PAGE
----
The bamboccioni generation: young Italians living at home, by Carmine Landolfi

Do you want to know something more about Italian society? Well, keep on reading, because here I describe the Italian phenomenon of bamboccioni, grown-up men and women still living at home with their parents. I also try to analyse the reasons behind this situation. The main culprits are obviously the economic difficulties due to the recent economic crisis. This situation has further increased this phenomenon, placing Italy among the leading countries in the world for the number of young adults still living at home, but this is not the only factor.

In these years Italy is facing the worst economic crisis of the post-war period: unemployment has risen to its highest level ever and finding a job has become increasingly difficult. For those who have a job, things aren’t going well either, considering that most young people earn only €1,000 a month or less, creating the so-called generation of milleuristi, which refers to workers earning one thousand euros a month (mille euro in Italian). So, to recap, lack of jobs and low wages are among the main causes for the high number of young people still living with their parents, but, as I’ve said, this is not the only reason.

There is also a cultural reason. Family has always been central in Italian society and parents don’t usually encourage their children to leave home when they’re adults, but rather they convince them to stay! The undisputed protagonist of family life is the mamma. Italian mothers are famous for the almost obsessive way in which they take care of their children, especially their sons: mums tend to turn Italian men into big kids and for them their mother will always be the most important woman in their lives. And this will certainly make their future wives happy, as they will always be compared to their annoying mothers-in-law. So, strong family values and over-possessive and intrusive mothers are other key factors for the failure of many young Italian men and women to achieve independence from their family.

I don’t know if this situation should be considered a huge problem because I believe that maintaining close family ties has many positive aspects. However, I think that only an independent life can enable a person to become mature enough to face the challenges of the future. Having your own spaces and acquiring complete autonomy, with nobody telling you what you should or shouldn’t do, is the best way to grow up. An independent life might make you feel even stronger and more self-confident than living with your parents. So, Italian guys, say goodbye to your mamma and her meals and start being adults!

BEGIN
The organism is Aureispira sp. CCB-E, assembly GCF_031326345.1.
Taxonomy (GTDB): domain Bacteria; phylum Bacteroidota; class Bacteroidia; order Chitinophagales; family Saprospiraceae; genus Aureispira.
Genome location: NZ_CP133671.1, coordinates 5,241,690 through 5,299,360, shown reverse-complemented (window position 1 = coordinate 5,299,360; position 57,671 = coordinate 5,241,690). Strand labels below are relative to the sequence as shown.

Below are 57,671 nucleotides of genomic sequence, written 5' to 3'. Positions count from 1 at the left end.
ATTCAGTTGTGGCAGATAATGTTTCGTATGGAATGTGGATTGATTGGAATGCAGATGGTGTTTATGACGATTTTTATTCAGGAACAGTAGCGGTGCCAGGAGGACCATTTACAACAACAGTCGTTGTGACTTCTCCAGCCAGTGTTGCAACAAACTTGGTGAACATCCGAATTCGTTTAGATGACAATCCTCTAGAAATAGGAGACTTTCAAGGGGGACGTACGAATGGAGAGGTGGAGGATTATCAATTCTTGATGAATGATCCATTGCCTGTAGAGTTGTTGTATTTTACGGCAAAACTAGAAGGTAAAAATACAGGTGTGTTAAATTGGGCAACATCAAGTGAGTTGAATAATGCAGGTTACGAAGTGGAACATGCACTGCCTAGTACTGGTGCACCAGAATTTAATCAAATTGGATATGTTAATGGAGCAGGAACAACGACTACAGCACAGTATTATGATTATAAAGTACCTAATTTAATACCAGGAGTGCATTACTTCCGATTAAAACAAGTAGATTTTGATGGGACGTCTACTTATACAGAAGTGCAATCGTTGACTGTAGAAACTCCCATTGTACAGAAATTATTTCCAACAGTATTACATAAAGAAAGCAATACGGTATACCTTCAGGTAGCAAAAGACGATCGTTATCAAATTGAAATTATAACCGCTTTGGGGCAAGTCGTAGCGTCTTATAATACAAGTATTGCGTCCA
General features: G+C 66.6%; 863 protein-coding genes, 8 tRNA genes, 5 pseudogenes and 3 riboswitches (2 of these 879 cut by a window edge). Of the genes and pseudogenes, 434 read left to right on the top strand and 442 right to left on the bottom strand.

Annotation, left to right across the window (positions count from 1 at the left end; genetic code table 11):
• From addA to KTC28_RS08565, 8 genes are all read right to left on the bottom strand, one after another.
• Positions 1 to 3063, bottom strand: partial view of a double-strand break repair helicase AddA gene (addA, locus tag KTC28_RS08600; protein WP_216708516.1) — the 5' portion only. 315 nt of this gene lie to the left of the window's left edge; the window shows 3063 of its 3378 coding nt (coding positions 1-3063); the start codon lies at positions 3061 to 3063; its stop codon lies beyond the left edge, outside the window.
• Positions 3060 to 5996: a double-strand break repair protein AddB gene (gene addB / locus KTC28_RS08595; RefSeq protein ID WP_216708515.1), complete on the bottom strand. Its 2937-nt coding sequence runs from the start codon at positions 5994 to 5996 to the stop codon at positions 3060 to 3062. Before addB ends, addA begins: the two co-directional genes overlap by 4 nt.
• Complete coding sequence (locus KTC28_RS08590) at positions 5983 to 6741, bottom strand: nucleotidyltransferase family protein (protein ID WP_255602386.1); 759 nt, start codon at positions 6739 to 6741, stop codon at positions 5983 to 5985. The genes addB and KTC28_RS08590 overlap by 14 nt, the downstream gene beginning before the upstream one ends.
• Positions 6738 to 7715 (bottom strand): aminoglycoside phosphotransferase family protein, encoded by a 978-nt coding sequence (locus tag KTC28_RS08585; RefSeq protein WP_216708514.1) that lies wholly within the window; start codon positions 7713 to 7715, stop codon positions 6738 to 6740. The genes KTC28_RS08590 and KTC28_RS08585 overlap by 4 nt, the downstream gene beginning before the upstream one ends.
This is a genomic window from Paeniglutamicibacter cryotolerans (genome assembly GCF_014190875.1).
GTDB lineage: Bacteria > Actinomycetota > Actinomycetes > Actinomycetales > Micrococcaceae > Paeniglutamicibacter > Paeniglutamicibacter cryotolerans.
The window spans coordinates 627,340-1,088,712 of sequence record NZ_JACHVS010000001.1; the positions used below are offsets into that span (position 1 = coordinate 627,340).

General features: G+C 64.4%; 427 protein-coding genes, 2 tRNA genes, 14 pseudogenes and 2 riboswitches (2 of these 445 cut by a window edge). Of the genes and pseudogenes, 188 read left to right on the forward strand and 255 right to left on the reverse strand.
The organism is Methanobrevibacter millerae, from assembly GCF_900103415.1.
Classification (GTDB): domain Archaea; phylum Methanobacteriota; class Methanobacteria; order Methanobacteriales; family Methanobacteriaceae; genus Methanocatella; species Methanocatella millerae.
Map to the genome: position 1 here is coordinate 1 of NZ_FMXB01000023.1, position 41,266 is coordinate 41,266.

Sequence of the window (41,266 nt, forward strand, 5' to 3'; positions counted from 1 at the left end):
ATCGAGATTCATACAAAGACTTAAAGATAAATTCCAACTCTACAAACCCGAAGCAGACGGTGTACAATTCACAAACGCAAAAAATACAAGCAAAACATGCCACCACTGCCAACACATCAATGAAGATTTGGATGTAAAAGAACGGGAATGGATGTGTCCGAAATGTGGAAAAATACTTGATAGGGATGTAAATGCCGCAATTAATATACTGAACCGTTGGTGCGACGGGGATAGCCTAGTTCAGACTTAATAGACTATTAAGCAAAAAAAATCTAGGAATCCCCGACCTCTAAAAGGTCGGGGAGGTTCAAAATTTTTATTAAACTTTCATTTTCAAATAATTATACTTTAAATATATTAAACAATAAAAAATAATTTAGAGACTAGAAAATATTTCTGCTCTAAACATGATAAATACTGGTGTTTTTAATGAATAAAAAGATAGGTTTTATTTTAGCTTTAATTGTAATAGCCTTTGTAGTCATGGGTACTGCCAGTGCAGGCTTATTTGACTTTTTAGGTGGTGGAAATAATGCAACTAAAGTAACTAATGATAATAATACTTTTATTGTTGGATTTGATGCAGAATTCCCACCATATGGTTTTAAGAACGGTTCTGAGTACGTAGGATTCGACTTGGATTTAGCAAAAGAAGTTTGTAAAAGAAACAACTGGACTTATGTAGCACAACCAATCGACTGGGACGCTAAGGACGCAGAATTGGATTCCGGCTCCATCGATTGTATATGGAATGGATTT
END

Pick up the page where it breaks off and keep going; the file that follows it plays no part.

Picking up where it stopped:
2 Comments Add yours

  1. Hi. I agree it is good to move into one’s own apartment but the salary range you quote sounds rather low. Are rents in Italy too high? Is gentrification causing rents to be more than 50% of one’s monthly pay before taxes? Here in the U.S. there is a rising group of young and old called “Rent Poor”. These people can be working class or middle class or even poor. Their rent takes away most of their paycheck each month. Here this is a big reason why young people don’t leave home–they just can’t afford to.

    I’d be interested in reading further details. Are your young students also carrying large loan payments, too?

    From an emotional viewpoint, an indulgent Mama could be a safe haven when considering how scary being rent poor and loan poor can be…


    1. KeepMePOSTEd says:

      Thanks for your comment! Rents are high, wages are low, and most students continue to live with their families while studying (in the same city). A safe haven indeed…

      Liked by 1 person

Leave a Reply

Fill in your details below or click an icon to log in: Logo

You are commenting using your account. Log Out /  Change )

Google+ photo

You are commenting using your Google+ account. Log Out /  Change )

Twitter picture

You are commenting using your Twitter account. Log Out /  Change )

Facebook photo

You are commenting using your Facebook account. Log Out /  Change )


Connecting to %s